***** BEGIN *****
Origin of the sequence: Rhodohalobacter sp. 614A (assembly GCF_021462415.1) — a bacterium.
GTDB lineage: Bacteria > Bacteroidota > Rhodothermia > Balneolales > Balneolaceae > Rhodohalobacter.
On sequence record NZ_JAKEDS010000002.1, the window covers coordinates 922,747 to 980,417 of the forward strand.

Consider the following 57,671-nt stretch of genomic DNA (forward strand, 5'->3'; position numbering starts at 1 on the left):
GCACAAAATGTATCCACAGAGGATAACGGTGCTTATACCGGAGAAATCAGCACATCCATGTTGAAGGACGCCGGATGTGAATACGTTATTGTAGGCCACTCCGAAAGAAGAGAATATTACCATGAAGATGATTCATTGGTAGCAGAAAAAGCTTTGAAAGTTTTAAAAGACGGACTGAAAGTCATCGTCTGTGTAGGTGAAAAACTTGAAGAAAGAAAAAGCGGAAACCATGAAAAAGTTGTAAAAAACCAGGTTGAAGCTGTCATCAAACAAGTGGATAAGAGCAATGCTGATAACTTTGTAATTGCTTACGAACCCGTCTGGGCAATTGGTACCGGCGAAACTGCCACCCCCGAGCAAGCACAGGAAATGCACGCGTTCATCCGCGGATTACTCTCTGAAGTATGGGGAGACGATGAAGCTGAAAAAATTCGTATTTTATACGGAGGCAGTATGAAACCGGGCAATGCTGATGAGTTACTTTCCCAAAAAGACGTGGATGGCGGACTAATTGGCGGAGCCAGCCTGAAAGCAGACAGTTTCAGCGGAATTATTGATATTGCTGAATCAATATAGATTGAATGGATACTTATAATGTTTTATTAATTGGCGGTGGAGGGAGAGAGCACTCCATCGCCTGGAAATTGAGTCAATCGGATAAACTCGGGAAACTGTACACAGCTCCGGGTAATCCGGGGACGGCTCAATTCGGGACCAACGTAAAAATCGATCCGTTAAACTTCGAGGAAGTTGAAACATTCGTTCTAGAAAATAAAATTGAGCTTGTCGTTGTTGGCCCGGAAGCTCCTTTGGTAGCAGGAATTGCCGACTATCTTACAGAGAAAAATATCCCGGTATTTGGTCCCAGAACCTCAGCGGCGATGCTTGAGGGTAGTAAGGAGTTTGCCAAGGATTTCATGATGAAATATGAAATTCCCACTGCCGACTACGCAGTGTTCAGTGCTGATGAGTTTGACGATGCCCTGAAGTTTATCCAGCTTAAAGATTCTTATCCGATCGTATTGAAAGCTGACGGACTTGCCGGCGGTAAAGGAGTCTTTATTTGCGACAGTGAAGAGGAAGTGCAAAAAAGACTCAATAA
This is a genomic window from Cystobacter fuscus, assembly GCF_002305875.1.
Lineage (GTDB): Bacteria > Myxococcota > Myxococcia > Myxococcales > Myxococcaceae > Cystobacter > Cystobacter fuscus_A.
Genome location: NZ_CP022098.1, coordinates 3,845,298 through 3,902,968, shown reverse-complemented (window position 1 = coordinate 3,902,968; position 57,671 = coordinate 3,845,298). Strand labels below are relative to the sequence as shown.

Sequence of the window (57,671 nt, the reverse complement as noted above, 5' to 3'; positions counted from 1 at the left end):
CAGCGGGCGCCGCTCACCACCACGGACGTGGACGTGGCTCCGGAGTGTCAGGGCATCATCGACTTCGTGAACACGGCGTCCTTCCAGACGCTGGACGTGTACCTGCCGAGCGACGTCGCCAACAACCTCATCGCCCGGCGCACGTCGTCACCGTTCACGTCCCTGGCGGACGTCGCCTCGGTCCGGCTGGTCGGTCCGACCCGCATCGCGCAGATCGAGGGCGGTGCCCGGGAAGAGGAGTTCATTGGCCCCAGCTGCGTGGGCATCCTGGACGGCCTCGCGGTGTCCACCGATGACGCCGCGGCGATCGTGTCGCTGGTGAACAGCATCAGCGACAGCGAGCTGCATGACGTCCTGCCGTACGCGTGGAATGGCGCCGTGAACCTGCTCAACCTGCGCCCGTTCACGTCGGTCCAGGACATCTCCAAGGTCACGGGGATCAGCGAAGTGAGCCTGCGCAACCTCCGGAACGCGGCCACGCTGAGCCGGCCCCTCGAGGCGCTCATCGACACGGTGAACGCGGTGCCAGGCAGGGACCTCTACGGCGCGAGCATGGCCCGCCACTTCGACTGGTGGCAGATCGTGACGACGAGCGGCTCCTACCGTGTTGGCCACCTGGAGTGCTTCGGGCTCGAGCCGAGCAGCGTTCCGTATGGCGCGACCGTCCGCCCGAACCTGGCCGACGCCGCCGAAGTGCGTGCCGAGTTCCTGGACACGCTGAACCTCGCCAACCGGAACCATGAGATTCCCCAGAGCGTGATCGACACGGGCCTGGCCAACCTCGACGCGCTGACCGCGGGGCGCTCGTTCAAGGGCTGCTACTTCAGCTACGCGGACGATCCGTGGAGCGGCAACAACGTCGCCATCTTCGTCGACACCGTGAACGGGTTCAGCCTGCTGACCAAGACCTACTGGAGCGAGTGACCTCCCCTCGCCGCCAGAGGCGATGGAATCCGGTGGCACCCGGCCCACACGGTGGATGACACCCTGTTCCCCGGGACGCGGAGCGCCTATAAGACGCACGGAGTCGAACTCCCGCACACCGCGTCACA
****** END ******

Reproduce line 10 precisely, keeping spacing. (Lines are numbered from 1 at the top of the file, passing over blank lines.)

CAGCGGGCGCCGCTCACCACCACGGACGTGGACGTGGCTCCGGAGTGTCAGGGCATCATCGACTTCGTGAACACGGCGTCCTTCCAGACGCTGGACGTGTACCTGCCGAGCGACGTCGCCAACAACCTCATCGCCCGGCGCACGTCGTCACCGTTCACGTCCCTGGCGGACGTCGCCTCGGTCCGGCTGGTCGGTCCGACCCGCATCGCGCAGATCGAGGGCGGTGCCCGGGAAGAGGAGTTCATTGGCCCCAGCTGCGTGGGCATCCTGGACGGCCTCGCGGTGTCCACCGATGACGCCGCGGCGATCGTGTCGCTGGTGAACAGCATCAGCGACAGCGAGCTGCATGACGTCCTGCCGTACGCGTGGAATGGCGCCGTGAACCTGCTCAACCTGCGCCCGTTCACGTCGGTCCAGGACATCTCCAAGGTCACGGGGATCAGCGAAGTGAGCCTGCGCAACCTCCGGAACGCGGCCACGCTGAGCCGGCCCCTCGAGGCGCTCATCGACACGGTGAACGCGGTGCCAGGCAGGGACCTCTACGGCGCGAGCATGGCCCGCCACTTCGACTGGTGGCAGATCGTGACGACGAGCGGCTCCTACCGTGTTGGCCACCTGGAGTGCTTCGGGCTCGAGCCGAGCAGCGTTCCGTATGGCGCGACCGTCCGCCCGAACCTGGCCGACGCCGCCGAAGTGCGTGCCGAGTTCCTGGACACGCTGAACCTCGCCAACCGGAACCATGAGATTCCCCAGAGCGTGATCGACACGGGCCTGGCCAACCTCGACGCGCTGACCGCGGGGCGCTCGTTCAAGGGCTGCTACTTCAGCTACGCGGACGATCCGTGGAGCGGCAACAACGTCGCCATCTTCGTCGACACCGTGAACGGGTTCAGCCTGCTGACCAAGACCTACTGGAGCGAGTGACCTCCCCTCGCCGCCAGAGGCGATGGAATCCGGTGGCACCCGGCCCACACGGTGGATGACACCCTGTTCCCCGGGACGCGGAGCGCCTATAAGACGCACGGAGTCGAACTCCCGCACACCGCGTCACA